Research Handbook on the Economics of European Union Law
Show Less

Research Handbook on the Economics of European Union Law

Edited by Thomas Eger and Hans-Bernd Schäfer

The Handbook focuses particularly on how the development of EU law negotiates the tension between market integration, national sovereignty and political democracy. The book begins with chapters examining constitutional issues, while further chapters address the establishment of a single market. The volume also addresses sovereign debt problems by providing a detailed analysis of the architecture of the EU’s monetary institutions, its monetary policy and their implications.
Buy Book in Print
Show Summary Details
You do not have access to this content

Chapter 14: Eastern Enlargement of the European Union

Hans-Jürgen Wagener


Hans-Jürgen Wagener 1 INTRODUCTION The European Union (EU) is a club with open access, as were its predecessors. Art. 98 of the Treaty establishing the European Community for Coal and Steel of 1951 states: ‘Any European State may request to accede to the present Treaty.’ All following treaties contain a similar sentence. Since Amsterdam 1997 there is, however, a clause linked to it; in the formulation of the Lisbon Treaty: ‘Any European State which respects the values referred to in Article 2 and is committed to promoting them may apply to become a member of the Union’ (Art. 49 current TEU). This Article 2 proclaims: The Union is founded on the values of respect for human dignity, freedom, democracy, equality, the rule of law and respect for human rights, including the rights of persons belonging to minorities. These values are common to the Member States in a society in which pluralism, non-discrimination, tolerance, justice, solidarity and equality between women and men prevail. What is a European state has never been specified. But the fact that Cyprus has been accepted as a member and Turkey as a candidate shows that the term may be interpreted rather broadly. This built-in provision for enlargement by admission of new states respecting basic human rights has one predecessor in the Northwest Ordinance passed by the US Congress in 1787, which envisaged the enlargement of the United States not by extension of the incumbent members but by accession of new states. Enlargement was a strategic...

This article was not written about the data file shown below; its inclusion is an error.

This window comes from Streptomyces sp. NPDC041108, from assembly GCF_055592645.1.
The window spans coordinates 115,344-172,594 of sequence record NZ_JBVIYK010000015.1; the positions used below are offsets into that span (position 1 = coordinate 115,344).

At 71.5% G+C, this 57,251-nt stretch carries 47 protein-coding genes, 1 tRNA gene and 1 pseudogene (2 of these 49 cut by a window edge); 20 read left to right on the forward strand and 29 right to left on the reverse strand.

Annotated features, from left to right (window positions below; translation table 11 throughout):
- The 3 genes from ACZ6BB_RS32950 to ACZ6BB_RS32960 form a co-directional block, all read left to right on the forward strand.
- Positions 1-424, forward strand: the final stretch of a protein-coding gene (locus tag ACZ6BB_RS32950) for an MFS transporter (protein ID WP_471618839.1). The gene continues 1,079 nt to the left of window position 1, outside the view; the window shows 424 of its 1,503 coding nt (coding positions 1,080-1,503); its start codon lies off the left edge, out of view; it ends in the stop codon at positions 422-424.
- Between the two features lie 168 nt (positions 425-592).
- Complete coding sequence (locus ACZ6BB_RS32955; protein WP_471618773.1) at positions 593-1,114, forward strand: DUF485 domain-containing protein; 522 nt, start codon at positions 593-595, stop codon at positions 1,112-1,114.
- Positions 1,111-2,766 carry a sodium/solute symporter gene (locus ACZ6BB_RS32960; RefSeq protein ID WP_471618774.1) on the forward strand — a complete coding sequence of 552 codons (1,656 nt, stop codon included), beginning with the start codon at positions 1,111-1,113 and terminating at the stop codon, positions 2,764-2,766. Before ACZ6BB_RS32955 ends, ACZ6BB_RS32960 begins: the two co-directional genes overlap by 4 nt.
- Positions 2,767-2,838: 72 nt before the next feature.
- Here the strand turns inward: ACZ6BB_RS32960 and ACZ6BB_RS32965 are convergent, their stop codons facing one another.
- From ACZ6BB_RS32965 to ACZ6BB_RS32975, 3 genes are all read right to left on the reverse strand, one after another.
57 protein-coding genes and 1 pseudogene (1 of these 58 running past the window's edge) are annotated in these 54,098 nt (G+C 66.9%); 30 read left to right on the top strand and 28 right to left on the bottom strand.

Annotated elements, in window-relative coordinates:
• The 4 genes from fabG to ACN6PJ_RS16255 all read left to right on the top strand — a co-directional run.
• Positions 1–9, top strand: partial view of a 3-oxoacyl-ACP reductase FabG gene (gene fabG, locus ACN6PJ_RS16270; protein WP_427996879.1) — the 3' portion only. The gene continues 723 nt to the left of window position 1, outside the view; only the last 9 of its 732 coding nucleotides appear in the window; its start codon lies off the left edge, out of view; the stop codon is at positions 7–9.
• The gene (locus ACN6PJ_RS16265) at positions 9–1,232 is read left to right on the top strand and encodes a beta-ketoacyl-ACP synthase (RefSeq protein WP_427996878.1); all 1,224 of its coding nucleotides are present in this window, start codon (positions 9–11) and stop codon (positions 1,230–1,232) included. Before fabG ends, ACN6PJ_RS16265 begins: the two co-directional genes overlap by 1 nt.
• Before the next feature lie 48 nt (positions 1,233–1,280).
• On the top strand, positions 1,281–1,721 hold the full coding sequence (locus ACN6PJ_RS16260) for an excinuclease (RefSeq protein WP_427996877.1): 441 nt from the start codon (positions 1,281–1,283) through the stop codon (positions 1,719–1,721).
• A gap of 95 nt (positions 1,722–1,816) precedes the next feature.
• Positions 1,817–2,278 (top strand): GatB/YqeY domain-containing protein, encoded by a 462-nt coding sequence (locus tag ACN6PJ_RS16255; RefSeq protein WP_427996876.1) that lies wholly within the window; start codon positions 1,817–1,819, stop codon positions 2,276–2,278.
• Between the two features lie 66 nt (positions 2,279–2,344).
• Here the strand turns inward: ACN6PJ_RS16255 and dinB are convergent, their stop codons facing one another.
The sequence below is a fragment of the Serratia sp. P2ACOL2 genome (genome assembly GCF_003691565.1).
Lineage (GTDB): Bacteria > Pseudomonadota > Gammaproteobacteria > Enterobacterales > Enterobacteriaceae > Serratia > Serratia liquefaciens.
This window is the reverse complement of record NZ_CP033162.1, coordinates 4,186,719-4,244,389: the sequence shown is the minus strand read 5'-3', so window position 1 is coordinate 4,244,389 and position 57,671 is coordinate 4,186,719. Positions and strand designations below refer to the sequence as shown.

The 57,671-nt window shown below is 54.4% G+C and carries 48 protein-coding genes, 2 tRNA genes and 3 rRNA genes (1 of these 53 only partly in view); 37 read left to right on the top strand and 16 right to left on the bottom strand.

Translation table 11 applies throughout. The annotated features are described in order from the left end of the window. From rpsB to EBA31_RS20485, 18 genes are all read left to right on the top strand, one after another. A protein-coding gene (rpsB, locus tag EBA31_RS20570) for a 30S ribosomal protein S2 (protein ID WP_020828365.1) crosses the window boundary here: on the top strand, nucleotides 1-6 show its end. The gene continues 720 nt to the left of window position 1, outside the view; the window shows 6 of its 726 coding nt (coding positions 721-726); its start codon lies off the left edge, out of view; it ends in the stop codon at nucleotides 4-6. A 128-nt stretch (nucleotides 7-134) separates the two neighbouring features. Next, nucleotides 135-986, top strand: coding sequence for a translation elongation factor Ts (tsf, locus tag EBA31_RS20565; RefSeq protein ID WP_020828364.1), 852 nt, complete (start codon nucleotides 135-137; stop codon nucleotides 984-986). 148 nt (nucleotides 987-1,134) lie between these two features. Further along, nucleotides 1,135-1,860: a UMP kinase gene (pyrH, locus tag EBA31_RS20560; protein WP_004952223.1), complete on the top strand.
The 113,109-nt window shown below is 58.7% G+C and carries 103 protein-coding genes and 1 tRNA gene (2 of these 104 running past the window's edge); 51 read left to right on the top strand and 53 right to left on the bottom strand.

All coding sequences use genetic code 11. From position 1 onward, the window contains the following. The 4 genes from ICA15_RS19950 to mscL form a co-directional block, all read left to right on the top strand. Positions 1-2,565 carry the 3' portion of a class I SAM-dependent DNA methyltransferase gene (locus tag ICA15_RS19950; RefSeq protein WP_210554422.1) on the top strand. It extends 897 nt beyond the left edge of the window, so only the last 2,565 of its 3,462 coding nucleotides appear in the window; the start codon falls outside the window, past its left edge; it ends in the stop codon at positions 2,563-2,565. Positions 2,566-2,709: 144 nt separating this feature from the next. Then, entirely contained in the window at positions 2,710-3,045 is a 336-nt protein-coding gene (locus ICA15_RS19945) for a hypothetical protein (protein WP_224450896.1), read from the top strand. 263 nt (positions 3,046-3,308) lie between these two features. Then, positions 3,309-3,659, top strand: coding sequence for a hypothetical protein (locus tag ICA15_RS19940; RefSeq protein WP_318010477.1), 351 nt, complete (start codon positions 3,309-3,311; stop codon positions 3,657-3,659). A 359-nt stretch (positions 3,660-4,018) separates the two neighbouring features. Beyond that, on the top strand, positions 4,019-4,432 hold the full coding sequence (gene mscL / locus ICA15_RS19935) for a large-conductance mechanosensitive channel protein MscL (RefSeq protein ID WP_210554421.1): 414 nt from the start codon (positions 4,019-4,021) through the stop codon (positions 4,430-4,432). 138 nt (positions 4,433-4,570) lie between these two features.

You are not authenticated to view the full text of this chapter or article.

Elgaronline requires a subscription or purchase to access the full text of books or journals. Please login through your library system or with your personal username and password on the homepage.

Non-subscribers can freely search the site, view abstracts/ extracts and download selected front matter and introductory chapters for personal use.

Your library may not have purchased all subject areas. If you are authenticated and think you should have access to this title, please contact your librarian.

Further information

or login to access all content.